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The Final Goodbye

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The recently established Palliative Huddle at Bright Vision Hospital, where a multidisciplinary palliative team gets together three times a week to discuss the patients’ previous 24 hours, was instrumental in bringing about an end-of-life couple’s last meeting.

Theirs were two hearts separated by an unfortunate twist in life. The wife in Bright Vision Hospital (BVH) was diagnosed with advanced dementia and cancer, and her husband was receiving treatment for cancer at another hospital. The care team knew that the husband will be admitted to BVH for palliative care and thought that it would be a good idea to reunite the couple. Associate Consultant Dr Loo Yu Xian was the doctor-incharge of the couple’s care.


As a generalist in a community hospital with an interest in end-of-life care, Dr Loo has been caring for palliative patients for the past three years. “We knew her husband was getting referred to us but we did not know the exact day and time. As a team, we kept a look out for this as we knew it would be of utmost importance to reunite them,” he shared. But as time went by, the patient’s condition deteriorated and her husband’s admission was delayed. Things did not look too good with each  passing moment and the team resolved to work together to bring about this reunion.


Using the Palliative Huddle as a platform, the multidisciplinary team updated each other on the situation and made plans to coordinate the reunion by working with other colleagues in the hospital.


They knew that teamwork would be an integral component, and thanks to the combined effort from everyone, the couple eventually met. The team ensured that the admission process went  well, each member of the team contributing their strengths and expertise to the situation.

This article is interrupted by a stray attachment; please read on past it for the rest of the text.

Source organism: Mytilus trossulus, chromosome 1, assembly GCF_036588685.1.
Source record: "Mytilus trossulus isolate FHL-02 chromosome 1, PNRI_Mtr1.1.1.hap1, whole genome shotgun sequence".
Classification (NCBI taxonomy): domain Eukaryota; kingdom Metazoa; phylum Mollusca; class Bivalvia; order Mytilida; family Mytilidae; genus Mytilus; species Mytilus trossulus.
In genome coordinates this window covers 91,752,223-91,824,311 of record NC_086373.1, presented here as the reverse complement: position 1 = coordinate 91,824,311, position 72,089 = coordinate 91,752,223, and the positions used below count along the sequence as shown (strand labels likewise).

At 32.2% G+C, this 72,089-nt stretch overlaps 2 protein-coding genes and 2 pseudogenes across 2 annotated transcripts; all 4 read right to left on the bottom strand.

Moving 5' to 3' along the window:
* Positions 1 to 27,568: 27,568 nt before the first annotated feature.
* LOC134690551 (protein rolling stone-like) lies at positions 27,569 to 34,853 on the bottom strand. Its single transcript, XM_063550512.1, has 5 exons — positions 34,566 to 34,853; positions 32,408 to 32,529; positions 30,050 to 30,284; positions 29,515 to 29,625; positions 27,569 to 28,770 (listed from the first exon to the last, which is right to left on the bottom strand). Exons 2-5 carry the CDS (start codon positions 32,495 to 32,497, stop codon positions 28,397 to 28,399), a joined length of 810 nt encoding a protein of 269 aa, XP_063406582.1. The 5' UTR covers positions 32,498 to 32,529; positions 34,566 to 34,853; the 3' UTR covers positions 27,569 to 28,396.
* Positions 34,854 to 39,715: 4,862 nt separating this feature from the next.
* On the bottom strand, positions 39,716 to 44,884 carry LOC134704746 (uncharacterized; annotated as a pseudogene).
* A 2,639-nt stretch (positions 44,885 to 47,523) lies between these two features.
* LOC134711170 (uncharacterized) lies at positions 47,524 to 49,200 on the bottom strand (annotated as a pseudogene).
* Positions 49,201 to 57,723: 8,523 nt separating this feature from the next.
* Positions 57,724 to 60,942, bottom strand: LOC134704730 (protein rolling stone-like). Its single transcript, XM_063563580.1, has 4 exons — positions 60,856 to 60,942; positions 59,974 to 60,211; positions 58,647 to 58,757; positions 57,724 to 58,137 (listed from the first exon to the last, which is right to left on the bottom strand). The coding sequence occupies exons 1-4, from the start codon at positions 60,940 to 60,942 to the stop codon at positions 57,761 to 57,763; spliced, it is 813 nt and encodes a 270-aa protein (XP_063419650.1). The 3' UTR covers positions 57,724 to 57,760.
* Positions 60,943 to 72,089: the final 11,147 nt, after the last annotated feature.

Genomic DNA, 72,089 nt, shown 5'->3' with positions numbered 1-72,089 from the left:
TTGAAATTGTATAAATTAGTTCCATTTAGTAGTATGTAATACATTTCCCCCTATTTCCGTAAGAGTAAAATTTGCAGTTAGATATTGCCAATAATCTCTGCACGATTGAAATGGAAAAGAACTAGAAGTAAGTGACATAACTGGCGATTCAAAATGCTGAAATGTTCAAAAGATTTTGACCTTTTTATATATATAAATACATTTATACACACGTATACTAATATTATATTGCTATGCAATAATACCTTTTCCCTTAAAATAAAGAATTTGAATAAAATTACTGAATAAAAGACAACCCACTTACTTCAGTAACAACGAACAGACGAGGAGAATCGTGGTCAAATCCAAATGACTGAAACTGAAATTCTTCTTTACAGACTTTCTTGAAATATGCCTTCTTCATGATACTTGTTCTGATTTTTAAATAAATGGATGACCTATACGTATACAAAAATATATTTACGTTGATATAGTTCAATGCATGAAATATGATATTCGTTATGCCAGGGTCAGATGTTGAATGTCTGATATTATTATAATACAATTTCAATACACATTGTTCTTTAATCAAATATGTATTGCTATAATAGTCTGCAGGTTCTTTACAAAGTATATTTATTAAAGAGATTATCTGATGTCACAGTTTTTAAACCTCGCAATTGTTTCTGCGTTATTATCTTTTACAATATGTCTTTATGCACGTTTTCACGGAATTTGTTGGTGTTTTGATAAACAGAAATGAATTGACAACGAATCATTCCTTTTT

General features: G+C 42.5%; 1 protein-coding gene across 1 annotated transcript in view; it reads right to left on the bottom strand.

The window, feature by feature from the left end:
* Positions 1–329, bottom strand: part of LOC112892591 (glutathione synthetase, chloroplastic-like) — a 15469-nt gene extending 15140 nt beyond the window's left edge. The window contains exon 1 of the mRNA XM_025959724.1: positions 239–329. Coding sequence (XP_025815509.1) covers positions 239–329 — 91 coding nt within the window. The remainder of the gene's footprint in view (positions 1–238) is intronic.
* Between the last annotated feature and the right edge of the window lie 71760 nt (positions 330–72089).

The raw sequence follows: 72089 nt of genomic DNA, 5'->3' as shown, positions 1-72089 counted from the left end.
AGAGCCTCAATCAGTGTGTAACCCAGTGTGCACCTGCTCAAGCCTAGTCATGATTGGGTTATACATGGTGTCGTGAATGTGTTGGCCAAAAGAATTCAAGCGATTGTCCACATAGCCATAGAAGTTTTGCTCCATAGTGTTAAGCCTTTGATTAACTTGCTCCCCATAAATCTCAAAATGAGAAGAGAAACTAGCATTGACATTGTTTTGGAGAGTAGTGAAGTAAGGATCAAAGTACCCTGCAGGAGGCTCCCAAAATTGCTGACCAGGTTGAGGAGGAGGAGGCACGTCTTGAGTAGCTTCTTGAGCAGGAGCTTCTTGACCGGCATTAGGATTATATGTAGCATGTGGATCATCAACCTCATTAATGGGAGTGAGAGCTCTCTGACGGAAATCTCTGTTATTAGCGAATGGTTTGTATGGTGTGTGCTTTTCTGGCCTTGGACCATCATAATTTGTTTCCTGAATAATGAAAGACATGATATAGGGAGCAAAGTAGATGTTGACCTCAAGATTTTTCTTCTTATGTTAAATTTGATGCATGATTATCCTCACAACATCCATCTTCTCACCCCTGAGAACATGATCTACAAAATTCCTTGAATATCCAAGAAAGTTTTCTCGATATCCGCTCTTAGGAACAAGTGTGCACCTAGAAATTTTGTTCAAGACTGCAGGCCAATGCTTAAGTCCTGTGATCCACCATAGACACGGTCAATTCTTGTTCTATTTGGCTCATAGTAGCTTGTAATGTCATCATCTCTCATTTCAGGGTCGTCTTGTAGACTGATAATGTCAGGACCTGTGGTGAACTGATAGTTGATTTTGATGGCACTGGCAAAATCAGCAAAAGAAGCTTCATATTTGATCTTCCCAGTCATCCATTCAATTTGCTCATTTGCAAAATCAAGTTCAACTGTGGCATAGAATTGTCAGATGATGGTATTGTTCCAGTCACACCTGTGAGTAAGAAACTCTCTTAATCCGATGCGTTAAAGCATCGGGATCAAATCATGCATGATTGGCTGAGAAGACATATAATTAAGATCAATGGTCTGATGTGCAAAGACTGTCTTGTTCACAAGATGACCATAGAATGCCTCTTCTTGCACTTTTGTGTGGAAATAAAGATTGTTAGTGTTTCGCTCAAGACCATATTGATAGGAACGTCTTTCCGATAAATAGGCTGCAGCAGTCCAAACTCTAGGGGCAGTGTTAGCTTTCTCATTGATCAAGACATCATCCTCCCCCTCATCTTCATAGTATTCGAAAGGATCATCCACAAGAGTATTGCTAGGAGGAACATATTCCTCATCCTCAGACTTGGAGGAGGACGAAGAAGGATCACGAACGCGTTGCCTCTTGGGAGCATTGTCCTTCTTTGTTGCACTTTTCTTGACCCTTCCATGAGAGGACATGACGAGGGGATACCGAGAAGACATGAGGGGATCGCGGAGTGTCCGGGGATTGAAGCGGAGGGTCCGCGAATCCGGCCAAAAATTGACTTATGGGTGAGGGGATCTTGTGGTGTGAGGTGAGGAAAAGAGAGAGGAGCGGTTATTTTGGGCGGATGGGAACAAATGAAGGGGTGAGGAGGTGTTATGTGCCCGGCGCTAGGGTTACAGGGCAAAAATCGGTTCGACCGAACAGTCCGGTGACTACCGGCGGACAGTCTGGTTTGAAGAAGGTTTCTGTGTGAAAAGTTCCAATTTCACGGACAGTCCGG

The wife passed away that very night, but both of them got the chance to say their final goodbyes. The husband was also able to make arrangements for his wife’s funeral.


The team was happy for the couple to have their final meeting, as they could sense the value it had for both of them.


“None of us could have done this alone because of the critical timing. Having the Huddle allowed us to come together and coordinate team-based efforts,” explained Dr Loo.


HOW THE PALLIATIVE HUDDLE WAS BORN

The idea of a Palliative Huddle stemmed from the team’s overseas study trip to St Christopher’s hospice in the UK. While it was not something new, the Huddle was a step-up from what was the norm in BVH.


The challenge was to catch everyone at a common timing, not always easy as the medical, nursing, social work and rehabilitation teams were on different schedules.


“It was not easy to gather everyone. We currently meet three times a week, but our aspiration is to move towards having a daily Huddle.,” said Dr Loo. 


This Huddle ensures that the team would not go more than two days without being updated on how patients are doing. In doing so, the team experience benefits that arose for both patients and staff.


Depending on patients’ needs, with the Huddle in play, the team is able to send the right person to handle the situation. This allows the team to be more efficient in care delivery while also reducing the blindspots to issues that matter most to patients and  families. The Huddle can also be a support platform for members to check on each other, offer support and to spark discussions on how care can be better delivered.


“Patients benefit from the Huddle as the team is empowered to deliver person-centred care. This requires additional effort from every member of the multidisciplinary team, but at many times the reward proves worthwhile, just as it did in this case of reuniting a couple before the final departure."